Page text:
04/22/2021 | Press release | Distributed by Public on 04/22/2021 13:47
Reagor Dykes Auto Group owner Bart Reagor has been charged with lying about using business loans for personal expenses, announced Acting U.S. Attorney for the Northern District of Texas Prerak Shah.
On Thursday, a federal grand jury indicted Bart Wade Reagor, 55, on two counts of bank fraud and one count of making false statements to a bank insured by the FDIC. He will make his initial appearance before U.S. Magistrate Judge Lee Ann Reno in Amarillo on Monday at 2 p.m.
'Even as his businesses struggled financially, Mr. Reagor diverted business loan funds into his personal bank accounts, expressly violating his agreement with the bank,' said Acting U.S. Attorney Prerak Shah. 'Lying to an FDIC-insured financial institution is a federal crime, one we will not abide. We are determined to hold to account every Reagor Dykes employee who engaged in financial misconduct.'
'Mr. Reagor used his executive influence to allegedly defraud a lending institution and cause the loss of a significant amount of money,' said Dallas FBI Special Agent in Charge Matthew J. DeSarno. 'Corporate fraud schemes, like those that involve diverting millions of dollars to personal funds, have the potential to cause immeasurable damage to the public's confidence in our economy.'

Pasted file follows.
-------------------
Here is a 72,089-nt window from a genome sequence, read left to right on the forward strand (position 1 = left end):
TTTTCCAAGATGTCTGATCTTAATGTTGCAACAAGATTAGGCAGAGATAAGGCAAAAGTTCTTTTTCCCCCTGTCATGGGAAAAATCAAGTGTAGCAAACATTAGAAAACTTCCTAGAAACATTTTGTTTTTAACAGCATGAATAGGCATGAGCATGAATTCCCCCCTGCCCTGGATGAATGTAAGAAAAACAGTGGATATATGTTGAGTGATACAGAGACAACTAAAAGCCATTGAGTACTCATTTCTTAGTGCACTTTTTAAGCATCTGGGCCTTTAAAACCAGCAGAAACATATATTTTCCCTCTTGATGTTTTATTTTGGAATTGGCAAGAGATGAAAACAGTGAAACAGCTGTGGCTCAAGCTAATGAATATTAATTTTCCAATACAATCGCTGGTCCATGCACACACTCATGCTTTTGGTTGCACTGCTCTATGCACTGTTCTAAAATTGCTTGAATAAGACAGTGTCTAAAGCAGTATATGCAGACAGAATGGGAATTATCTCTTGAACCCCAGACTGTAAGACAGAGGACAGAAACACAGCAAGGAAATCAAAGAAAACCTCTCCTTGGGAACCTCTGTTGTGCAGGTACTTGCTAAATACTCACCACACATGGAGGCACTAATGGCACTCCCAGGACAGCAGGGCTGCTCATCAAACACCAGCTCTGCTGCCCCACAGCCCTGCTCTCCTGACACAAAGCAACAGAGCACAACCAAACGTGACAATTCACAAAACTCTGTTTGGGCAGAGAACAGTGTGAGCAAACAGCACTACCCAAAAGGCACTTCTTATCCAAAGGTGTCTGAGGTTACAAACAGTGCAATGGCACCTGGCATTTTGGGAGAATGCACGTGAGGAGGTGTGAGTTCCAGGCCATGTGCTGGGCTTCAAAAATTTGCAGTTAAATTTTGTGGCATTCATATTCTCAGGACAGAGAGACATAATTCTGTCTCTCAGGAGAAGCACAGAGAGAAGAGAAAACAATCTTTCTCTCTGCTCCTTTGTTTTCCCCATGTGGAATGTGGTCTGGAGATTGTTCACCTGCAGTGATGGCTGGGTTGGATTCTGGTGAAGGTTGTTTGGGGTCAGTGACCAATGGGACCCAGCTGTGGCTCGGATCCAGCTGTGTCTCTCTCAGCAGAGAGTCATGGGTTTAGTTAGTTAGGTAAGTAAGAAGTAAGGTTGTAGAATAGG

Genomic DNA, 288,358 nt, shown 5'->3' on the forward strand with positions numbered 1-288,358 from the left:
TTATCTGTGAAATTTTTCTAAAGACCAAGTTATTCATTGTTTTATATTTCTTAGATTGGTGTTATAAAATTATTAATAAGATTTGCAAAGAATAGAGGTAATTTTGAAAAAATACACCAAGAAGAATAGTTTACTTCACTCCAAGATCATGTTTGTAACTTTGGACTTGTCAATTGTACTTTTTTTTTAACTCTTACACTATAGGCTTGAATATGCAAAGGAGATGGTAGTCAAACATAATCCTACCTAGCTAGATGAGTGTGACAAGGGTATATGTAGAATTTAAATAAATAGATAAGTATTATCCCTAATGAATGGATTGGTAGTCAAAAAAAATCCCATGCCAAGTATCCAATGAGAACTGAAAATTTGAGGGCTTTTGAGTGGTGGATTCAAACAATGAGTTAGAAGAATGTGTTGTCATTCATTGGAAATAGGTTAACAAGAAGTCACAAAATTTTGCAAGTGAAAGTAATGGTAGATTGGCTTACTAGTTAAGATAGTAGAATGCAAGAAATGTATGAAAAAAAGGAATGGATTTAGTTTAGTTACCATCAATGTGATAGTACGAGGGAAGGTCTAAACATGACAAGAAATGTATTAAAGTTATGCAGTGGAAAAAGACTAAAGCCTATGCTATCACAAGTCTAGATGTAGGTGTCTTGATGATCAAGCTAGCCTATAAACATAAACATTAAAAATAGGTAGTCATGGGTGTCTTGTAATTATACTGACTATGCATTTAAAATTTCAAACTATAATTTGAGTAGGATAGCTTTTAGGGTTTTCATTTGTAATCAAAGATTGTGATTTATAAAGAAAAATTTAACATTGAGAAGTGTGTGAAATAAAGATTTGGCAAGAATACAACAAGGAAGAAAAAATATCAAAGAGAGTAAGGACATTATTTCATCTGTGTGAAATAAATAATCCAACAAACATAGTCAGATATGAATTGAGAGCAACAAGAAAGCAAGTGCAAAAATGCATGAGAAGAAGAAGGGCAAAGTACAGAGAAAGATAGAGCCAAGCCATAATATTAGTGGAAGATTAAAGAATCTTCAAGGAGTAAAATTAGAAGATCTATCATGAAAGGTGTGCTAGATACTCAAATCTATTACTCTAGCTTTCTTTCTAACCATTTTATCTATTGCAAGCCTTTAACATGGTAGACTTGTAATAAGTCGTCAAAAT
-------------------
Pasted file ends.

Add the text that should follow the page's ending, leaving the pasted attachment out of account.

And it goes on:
According to the indictment, in the first quarter of 2017, one of Reagor Dykes' floorplan lenders conducted an audit that placed the auto group in a weak cash position.
In order obtain cash to continue operations, D & R Acquisitions, a limited liability company formed to hold Reagor Dykes' real estate assets, entered into a loan agreement with International Bank of Commerce (IBC). The agreement included a $10,000,000 working capital loan, which was distributed by IBC to D&R in two tranches: $5,000,000 in July 2017 and another $5,000,000 in February 2018, to be disbursed to the various RDAG entities.
However, in applying for the loan, Mr. Reagor allegedly misrepresented its purpose, concealing from IBC the fact that he planned to divert some of the proceeds from the working capital loan into his own personal account for personal expenses. (The loan agreement expressly prohibited Mr. Reagor and others from diverting loan proceeds to their personal bank accounts, and IBC would not have approved the loan if Mr. Reagor or anyone else had disclosed to IBC that some of the loan proceeds would be diverted to Mr. Reagor's personal bank accounts.)
In total, Mr. Reagor diverted more than $1.7 million to his personal account at Prosperity Bank -- $766,277 in July 2017, following IBC's disbursement of the first tranche of money, and $1 million in February 2018, following IBC's disbursement of the second tranche of money.
Prior to Mr. Reagor's indictment, 15 of his employees pleaded guilty to various crimes involving dummy flooring and check kitting at Reagor Dykes, including:
An indictment is merely an allegation of criminal conduct, not evidence. Like all defendants, Mr. Reagor is presumed innocent until proven guilty in a court of law.
If convicted, Mr. Reagor faces up to 90 years in federal prison, and will be required to forfeit any property traceable to the offense.
The Federal Bureau of Investigation's Dallas Field Office and Internal Revenue Services - Criminal Investigation Division conducted the investigation. Assistant U.S. Attorneys Joshua Frausto, Jeffrey Haag, and Amy Burch are prosecuting the case.